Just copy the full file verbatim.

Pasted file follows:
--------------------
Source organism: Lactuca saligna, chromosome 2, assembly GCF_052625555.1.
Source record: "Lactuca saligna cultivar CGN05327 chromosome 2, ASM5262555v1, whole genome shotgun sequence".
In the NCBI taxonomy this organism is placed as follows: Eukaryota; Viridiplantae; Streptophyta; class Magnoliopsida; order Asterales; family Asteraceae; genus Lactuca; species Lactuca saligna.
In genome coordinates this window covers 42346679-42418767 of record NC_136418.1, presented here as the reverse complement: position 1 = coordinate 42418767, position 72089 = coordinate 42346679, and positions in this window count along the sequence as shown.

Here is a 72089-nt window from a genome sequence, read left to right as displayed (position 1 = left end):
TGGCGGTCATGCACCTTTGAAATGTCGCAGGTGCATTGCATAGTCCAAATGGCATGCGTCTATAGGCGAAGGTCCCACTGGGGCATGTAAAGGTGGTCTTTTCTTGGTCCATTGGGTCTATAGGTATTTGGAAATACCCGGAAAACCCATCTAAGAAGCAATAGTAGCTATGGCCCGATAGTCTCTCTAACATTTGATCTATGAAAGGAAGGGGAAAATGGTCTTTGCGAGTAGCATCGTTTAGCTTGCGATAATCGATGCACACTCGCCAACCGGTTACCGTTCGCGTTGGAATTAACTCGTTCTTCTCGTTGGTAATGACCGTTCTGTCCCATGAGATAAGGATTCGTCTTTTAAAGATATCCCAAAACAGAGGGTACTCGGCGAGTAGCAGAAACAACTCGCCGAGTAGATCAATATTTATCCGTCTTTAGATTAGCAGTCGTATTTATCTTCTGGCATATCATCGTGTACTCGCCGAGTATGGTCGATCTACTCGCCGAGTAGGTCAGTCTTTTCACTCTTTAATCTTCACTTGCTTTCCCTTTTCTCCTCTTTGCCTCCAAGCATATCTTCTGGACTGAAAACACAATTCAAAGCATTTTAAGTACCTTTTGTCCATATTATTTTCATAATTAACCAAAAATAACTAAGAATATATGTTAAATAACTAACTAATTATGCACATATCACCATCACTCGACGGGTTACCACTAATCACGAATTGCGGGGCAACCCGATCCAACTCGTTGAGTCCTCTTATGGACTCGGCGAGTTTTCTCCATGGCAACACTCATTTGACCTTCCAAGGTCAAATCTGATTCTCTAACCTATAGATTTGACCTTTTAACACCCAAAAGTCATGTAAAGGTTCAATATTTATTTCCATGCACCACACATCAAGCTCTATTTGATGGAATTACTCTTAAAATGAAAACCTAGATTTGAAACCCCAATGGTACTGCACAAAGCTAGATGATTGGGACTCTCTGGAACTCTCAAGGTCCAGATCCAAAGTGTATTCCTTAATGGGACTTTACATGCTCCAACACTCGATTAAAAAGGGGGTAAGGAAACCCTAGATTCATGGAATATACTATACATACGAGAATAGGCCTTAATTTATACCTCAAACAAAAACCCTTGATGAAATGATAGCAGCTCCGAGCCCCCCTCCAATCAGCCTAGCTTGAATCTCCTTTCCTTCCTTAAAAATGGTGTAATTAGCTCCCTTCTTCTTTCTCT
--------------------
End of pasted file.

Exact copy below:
Source organism: Lactuca saligna, chromosome 2, assembly GCF_052625555.1.
Source record: "Lactuca saligna cultivar CGN05327 chromosome 2, ASM5262555v1, whole genome shotgun sequence".
In the NCBI taxonomy this organism is placed as follows: Eukaryota; Viridiplantae; Streptophyta; class Magnoliopsida; order Asterales; family Asteraceae; genus Lactuca; species Lactuca saligna.
In genome coordinates this window covers 42346679-42418767 of record NC_136418.1, presented here as the reverse complement: position 1 = coordinate 42418767, position 72089 = coordinate 42346679, and positions in this window count along the sequence as shown.

Here is a 72089-nt window from a genome sequence, read left to right as displayed (position 1 = left end):
TGGCGGTCATGCACCTTTGAAATGTCGCAGGTGCATTGCATAGTCCAAATGGCATGCGTCTATAGGCGAAGGTCCCACTGGGGCATGTAAAGGTGGTCTTTTCTTGGTCCATTGGGTCTATAGGTATTTGGAAATACCCGGAAAACCCATCTAAGAAGCAATAGTAGCTATGGCCCGATAGTCTCTCTAACATTTGATCTATGAAAGGAAGGGGAAAATGGTCTTTGCGAGTAGCATCGTTTAGCTTGCGATAATCGATGCACACTCGCCAACCGGTTACCGTTCGCGTTGGAATTAACTCGTTCTTCTCGTTGGTAATGACCGTTCTGTCCCATGAGATAAGGATTCGTCTTTTAAAGATATCCCAAAACAGAGGGTACTCGGCGAGTAGCAGAAACAACTCGCCGAGTAGATCAATATTTATCCGTCTTTAGATTAGCAGTCGTATTTATCTTCTGGCATATCATCGTGTACTCGCCGAGTATGGTCGATCTACTCGCCGAGTAGGTCAGTCTTTTCACTCTTTAATCTTCACTTGCTTTCCCTTTTCTCCTCTTTGCCTCCAAGCATATCTTCTGGACTGAAAACACAATTCAAAGCATTTTAAGTACCTTTTGTCCATATTATTTTCATAATTAACCAAAAATAACTAAGAATATATGTTAAATAACTAACTAATTATGCACATATCACCATCACTCGACGGGTTACCACTAATCACGAATTGCGGGGCAACCCGATCCAACTCGTTGAGTCCTCTTATGGACTCGGCGAGTTTTCTCCATGGCAACACTCATTTGACCTTCCAAGGTCAAATCTGATTCTCTAACCTATAGATTTGACCTTTTAACACCCAAAAGTCATGTAAAGGTTCAATATTTATTTCCATGCACCACACATCAAGCTCTATTTGATGGAATTACTCTTAAAATGAAAACCTAGATTTGAAACCCCAATGGTACTGCACAAAGCTAGATGATTGGGACTCTCTGGAACTCTCAAGGTCCAGATCCAAAGTGTATTCCTTAATGGGACTTTACATGCTCCAACACTCGATTAAAAAGGGGGTAAGGAAACCCTAGATTCATGGAATATACTATACATACGAGAATAGGCCTTAATTTATACCTCAAACAAAAACCCTTGATGAAATGATAGCAGCTCCGAGCCCCCCTCCAATCAGCCTAGCTTGAATCTCCTTTCCTTCCTTAAAAATGGTGTAATTAGCTCCCTTCTTCTTTCTCT